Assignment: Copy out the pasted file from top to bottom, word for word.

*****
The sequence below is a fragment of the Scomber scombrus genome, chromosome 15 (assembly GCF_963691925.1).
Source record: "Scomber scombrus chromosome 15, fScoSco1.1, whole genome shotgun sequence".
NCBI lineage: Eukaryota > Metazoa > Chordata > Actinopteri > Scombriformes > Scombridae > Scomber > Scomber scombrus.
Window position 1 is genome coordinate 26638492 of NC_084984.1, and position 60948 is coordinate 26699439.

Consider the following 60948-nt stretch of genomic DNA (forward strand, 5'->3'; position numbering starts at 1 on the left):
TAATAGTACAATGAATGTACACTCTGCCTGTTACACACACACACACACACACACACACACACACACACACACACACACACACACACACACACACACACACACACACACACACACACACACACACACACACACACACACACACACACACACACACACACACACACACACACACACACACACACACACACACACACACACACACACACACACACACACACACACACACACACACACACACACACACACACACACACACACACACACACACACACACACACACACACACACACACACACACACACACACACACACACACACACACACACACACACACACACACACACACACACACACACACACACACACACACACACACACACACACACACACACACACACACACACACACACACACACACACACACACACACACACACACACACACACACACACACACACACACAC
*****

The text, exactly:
The sequence below is a fragment of the Scomber scombrus genome, chromosome 15 (assembly GCF_963691925.1).
Source record: "Scomber scombrus chromosome 15, fScoSco1.1, whole genome shotgun sequence".
NCBI lineage: Eukaryota > Metazoa > Chordata > Actinopteri > Scombriformes > Scombridae > Scomber > Scomber scombrus.
Window position 1 is genome coordinate 26638492 of NC_084984.1, and position 60948 is coordinate 26699439.

Consider the following 60948-nt stretch of genomic DNA (forward strand, 5'->3'; position numbering starts at 1 on the left):
TAATAGTACAATGAATGTACACTCTGCCTGTTACACACACACACACACACACACACACACACACACACACACACACACACACACACACACACACACACACACACACACACACACACACACACACACACACACACACACACACACACACACACACACACACACACACACACACACACACACACACACACACACACACACACACACACACACACACACACACACACACACACACACACACACACACACACACACACACACACACACACACACACACACACACACACACACACACACACACACACACACACACACACACACACACACACACACACACACACACACACACACACACACACACACACACACACACACACACACACACACACACACACACACACACACACACACACACACACACACACACACACACACACACACACACACACACACACACACACACACAC